I’ve gotten wrapped up in some ironic moments through my life. But perhaps none more deserving of a “don’t judge until you’ve been there” title until I discovered my love for running.
Forgive my short memory, but I’m certain I’ve expended ink on this topic before.
My disdain for running – and runners themselves – grew to an extreme a few years ago. It was certainly born from jealousy as I ballooned to over 250 pounds. Meanwhile, there were those with perfect physique frolicking down the greenway without so much as breaking a sweat. I was doing good to walk to the bleachers of a ball game without losing my breath.
My thoughts were all hate: “Runners. Who the hell likes to do that? And they flaunt it on Facebook like they are in a relationship with a super model or something. Who cares about your running? Find something else to talk about, loser.”
Now I’m a loser (I’m sure many would argue that is not a recent revelation).
I have discovered the addiction. I don’t know that I get that true “runner’s high” that I hear people talking about, but I do enjoy competing against my times and mile paces each time out. It’s also a healthier competition than even the most leisurely of sports (ask Holly how far I slung my 7-iron last week down at Old Stone Fort when we stopped in for a quick round. Let’s just say it went further than the ball.).
Running and competing against myself leaves nothing to throw and no television to yell at (you should see me watch a Tennessee game.). It’s the ultimate stress relief, especially once you get past the “about to pass out” feeling.
But now that I’m on “that side” of the running world I’ve really noticed a disconnect that motorists seem to have when approaching runners on the roads – and it needs addressed.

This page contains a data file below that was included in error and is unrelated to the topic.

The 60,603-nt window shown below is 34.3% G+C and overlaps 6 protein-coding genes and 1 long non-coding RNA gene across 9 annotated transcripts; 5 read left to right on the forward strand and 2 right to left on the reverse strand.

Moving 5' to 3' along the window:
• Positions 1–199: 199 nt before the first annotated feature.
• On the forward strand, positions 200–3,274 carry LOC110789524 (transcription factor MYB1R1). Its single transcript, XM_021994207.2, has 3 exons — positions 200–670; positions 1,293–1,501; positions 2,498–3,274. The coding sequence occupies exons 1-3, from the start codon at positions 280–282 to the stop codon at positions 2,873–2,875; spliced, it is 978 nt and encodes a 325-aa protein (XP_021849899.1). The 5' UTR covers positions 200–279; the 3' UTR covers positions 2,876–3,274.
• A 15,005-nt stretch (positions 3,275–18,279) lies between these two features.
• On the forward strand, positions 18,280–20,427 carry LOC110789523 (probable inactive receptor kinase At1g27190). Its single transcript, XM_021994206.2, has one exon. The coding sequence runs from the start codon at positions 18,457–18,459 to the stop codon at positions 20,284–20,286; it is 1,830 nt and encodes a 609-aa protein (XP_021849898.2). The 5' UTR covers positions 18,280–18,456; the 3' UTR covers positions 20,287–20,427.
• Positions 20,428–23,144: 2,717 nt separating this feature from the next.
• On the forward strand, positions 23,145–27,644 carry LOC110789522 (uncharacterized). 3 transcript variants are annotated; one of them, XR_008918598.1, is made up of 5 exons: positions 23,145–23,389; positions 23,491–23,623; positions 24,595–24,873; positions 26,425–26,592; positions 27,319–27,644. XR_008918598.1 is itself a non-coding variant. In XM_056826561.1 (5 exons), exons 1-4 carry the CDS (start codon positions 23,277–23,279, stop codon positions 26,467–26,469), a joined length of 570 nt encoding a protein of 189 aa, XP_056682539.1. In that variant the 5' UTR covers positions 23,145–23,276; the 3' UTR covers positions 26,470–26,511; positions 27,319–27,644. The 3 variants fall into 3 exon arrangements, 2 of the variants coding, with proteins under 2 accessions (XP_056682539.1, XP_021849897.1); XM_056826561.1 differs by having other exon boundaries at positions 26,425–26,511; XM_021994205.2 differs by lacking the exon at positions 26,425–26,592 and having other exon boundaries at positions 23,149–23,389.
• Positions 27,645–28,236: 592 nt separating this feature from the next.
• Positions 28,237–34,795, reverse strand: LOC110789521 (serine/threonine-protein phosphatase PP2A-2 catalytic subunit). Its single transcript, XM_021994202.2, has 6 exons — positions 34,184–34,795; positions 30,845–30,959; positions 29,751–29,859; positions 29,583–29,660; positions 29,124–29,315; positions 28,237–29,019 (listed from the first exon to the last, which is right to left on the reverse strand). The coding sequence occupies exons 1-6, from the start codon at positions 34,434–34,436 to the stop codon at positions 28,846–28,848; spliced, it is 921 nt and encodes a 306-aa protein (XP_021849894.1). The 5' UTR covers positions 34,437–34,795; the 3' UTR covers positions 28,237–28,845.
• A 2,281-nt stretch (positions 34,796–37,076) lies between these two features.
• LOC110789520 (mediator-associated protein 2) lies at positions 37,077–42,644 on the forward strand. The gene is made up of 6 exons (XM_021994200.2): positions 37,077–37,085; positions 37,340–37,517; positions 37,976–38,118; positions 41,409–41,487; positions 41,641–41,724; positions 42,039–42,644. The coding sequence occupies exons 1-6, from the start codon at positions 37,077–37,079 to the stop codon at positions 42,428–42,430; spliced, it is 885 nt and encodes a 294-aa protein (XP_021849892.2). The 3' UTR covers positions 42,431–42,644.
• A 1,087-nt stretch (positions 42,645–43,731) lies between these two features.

First. Unless you want to live with yourself after killing a pedestrian, never honk your horn at me. Maybe you’re a little sick-minded and envious of the running crowd (i.e. me three years ago) and think mowing down a few runners would make your day – may I remind you that jail is not pleasant.
Second. Get over. I run on the sidewalks provided in Manchester most all of the time and I always run against traffic. That means as you approach me – you are in the right-hand lane. It makes me want to throw rocks at you when you have no competing traffic, yet choose to not get over to allow some natural space as you pass me.
Third. I’ve made it my mission to take an unscientific poll of folks I see on their cell phones when they drive by. The only thing saving my life is the fact that I’m paying attention, because a handful of drivers per run sure aren’t.
Text later before you kill someone.
–Josh Peterson is the publisher of the Manchester Times. He is a Tennessee Press Association award-winning writer and photographer. His column, “From the publisher’s desk” won TPA first-place honors for best personal humor column and best personal column. The National Newspaper Association named him “Top 30 Under 30” of newspaper professionals in 2016. He can be reached by email firstname.lastname@example.org or by telephone at 931-728-7577 ext. 105. Follow him on Twitter @joshpeterson29